As frequently misunderstood concepts, reincarnation and hypnotism are pretty good subjects around which to base a horror movie. While one would think that a movie about past lives and mind control would lend itself to be a psychological thriller, 1956’s The She-Creature takes the concepts in another direction and becomes a full-fledged monster movie.
The She-Creature is the story of Dr. Carlo Lombardi (Alibi’s Chester Morris), a sideshow hypnotist who claims that he can bring out the past lives of his assistant, Andrea (pinup model Marla English from Voodoo Woman), and manifest them in a physical way. The problem is that, apparently, Andrea was a prehistoric sea monster in a past life, and Dr. Lombardi is not only able to summon the creature, but force it to do his bidding. Psychic researcher Ted Erickson (This Island Earth’s Lance Fuller), believing that Lombardi is a fraud, is bent on debunking his methods, while another man named Timothy Chappel (Tom Conway from I Walked with a Zombie and Cat People) and his daughter, Dorothy (Cathy Downs from The Phantom from 10,000 Leagues), simply want to exploit Lombardi’s powers for financial gain. When dead bodies start showing up around town alongside reptilian footprints and massive claw marks, Lombardi also attracts the attention of Detective Ed James (The Strange Case of Dr. Manning’s Ron Randell), who finds it difficult to believe that his main suspect is a sea monster. Meanwhile, Ted finds himself falling for Andrea and takes it upon himself to find a way to save her and the rest of the town from Dr. Lombardi and his monster.
Made just a couple of short years after Universal’s Creature from the Black Lagoon, The She-Creature was American International Pictures’ attempt to cash in on the sea monster craze. The film was directed by renowned sci-fi/horror filmmaker Edward L. Cahn in the same inimitable style that he displayed in his classic films It! The Terror from Beyond Space, Creature with the Atom Brain, and Invasion of the Saucer Men. The screenplay, written by Lou Rusoff (It Conquered the World, Cat Girl), is a clever combination of a supernatural fright-fest, a whodunit murder mystery, and a good old-fashioned creature feature.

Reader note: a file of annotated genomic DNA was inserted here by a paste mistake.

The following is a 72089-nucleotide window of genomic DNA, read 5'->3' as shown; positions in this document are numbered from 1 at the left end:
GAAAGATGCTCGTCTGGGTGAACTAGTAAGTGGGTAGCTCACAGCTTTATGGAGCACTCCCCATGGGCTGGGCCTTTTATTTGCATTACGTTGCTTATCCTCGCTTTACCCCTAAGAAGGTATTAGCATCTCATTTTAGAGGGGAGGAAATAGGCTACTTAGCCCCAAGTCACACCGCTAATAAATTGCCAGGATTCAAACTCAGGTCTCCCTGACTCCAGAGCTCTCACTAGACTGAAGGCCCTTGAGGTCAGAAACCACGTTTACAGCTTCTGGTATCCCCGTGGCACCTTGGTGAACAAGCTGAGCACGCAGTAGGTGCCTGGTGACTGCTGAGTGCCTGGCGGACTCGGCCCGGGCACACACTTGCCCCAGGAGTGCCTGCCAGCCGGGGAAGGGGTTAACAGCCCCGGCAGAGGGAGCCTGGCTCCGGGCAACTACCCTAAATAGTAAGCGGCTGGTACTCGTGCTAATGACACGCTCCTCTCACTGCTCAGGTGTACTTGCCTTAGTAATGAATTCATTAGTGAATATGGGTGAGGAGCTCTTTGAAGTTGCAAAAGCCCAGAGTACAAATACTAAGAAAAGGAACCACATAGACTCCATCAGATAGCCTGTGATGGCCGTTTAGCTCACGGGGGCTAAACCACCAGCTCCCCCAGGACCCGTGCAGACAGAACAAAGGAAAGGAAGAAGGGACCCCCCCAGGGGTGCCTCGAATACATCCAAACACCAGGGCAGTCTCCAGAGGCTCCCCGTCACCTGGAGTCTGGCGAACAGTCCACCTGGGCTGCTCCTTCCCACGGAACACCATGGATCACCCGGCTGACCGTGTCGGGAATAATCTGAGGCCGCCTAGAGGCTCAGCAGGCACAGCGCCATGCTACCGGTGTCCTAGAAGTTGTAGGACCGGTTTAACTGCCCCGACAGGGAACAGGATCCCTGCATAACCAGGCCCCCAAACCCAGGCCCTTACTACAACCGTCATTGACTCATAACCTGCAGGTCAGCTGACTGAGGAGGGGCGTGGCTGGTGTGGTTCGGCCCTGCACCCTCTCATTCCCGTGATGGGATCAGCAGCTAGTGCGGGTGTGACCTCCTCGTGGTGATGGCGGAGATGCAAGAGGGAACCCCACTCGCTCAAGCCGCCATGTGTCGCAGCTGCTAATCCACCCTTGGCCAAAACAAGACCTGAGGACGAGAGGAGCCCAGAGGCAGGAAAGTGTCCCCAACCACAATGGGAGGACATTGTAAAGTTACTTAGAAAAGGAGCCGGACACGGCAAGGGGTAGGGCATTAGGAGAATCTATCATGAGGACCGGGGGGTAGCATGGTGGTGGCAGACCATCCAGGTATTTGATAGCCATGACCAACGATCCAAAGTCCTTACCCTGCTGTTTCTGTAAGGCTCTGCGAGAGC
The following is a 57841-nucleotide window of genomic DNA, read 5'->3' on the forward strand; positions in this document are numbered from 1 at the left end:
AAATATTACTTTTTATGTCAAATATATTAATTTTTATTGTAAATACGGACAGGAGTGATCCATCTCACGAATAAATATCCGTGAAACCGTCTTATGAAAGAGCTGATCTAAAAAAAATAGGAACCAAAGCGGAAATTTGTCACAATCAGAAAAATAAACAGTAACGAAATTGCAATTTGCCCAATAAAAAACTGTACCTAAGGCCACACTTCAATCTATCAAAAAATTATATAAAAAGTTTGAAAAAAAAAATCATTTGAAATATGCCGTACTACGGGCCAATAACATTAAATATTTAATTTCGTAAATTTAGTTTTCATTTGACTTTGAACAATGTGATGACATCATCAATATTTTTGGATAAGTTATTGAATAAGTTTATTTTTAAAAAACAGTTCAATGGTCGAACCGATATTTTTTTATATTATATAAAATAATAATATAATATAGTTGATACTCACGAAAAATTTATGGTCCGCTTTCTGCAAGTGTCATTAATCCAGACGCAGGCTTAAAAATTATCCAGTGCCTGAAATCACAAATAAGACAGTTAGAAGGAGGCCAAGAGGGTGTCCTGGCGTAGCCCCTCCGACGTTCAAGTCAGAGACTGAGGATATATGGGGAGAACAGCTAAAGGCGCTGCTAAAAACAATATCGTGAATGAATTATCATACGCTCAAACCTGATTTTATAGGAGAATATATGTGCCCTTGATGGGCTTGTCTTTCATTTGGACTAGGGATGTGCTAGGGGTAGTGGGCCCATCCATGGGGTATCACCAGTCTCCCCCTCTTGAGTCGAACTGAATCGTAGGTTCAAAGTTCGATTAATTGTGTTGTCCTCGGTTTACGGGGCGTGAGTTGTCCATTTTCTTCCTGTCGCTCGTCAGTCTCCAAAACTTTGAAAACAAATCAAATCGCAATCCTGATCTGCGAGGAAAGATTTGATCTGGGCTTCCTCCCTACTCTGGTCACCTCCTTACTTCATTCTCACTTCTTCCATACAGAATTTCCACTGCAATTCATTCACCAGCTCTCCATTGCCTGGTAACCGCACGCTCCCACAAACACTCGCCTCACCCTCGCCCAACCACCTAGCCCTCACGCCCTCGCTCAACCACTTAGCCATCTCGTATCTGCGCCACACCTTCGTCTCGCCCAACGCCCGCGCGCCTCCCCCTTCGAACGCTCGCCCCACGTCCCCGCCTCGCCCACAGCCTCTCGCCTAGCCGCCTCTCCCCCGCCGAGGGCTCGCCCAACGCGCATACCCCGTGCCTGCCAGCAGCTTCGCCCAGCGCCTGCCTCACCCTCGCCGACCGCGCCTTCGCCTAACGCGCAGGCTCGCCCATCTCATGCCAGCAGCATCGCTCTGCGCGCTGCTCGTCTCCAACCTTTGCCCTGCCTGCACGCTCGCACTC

Even though the monster is seen from very early on in The She-Creature, the film still has an air of mystery surrounding it. Although Dr. Lombardi’s power over Andrea is without question and it is clear from the first scene that Lombardi controls the creature, Ted and Detective James’ quest for answers while constantly trying to prove Lombardi as a fraud drives the plot forward. The audience knows the truth; it’s up to the protagonists to figure it out and accept it. And the truth in The She-Creature is pretty unbelievable.
In a monster movie, it’s unusual for the beast to be outshined by a human, but that’s exactly what happens in The She-Creature. Dr. Lombardi is an excellent, charismatic villain. Although hardly a comedy, the film is just cheesy enough to be fun, and Lombardi is a big reason why. Chester Morris overacts the part like an evil genius, seemingly twisting his imaginary Snidely Whiplash moustache the entire time. Helped along by overly dramatic and unnatural dialogue, he’s creepy and campy, suave and surly. Dr. Lombardi is the perfect man behind the monster in The She-Creature.
The creature itself was designed, built and portrayed by Paul Blaisdell, the man behind the classic sci-fi monsters in films like The Beast with a Million Eyes and Earth vs. the Spider. The creature is more insect-like than amphibian, looking very much Blaisdell’s trademark aliens. The monster is all scales and antennae instead of gills and fins, making it substantially different than the monster in Creature from the Black Lagoon. Hilariously, Blaisdell also makes it obvious to the viewer that the creature is a female; there are two half grapefruit-sized breasts stuck awkwardly on the front exoskeleton of the costume, just in case the title of The She-Creature was not enough of a clue as to the beast’s sex.
The visual effects used to create the appearance and disappearance of the beast in The She-Creature are typical of the 50s sci-fi genre as well. Cahn and his longtime cinematographer Frederick E. West (a Roger Corman Film School graduate, having worked with the influential director on Swamp Women and It Conquered the World) handle the effects in-camera, using double exposures and time lapse photography to bring the creature out of the sea slowly, giving it a ghostly look. Stop-motion techniques are also used to make the monster’s footprints appear out of thin air, further solidifying its otherworldly feel. The cornerstone of a successful low-budget sci-fi or horror film is creative photography, and West learned from the best. His skills are on full display in The She-Creature.
Legendary composer Ronald Stein (Dementia 13, Attack of the 50 Foot Woman) contributes a score that compliments Cahn’s visuals perfectly. Stein’s fun soundtrack is a slick combination of traditional Hollywood fanfare, suspenseful music beds and trippy sci-fi theremin whistles that just screams 50s horror. Although The She-Creature is one of Stein’s earlier films, he handles the task like a seasoned pro, turning in a score that is simultaneously campy and solemn.
Often lost in the sheer volume of 50s monster movies, The She-Creature is not just a typical alien invader film. The monster comes not only from the sea, but from the recesses of the human mind, and the original storyline makes it a film that is both fun and engaging.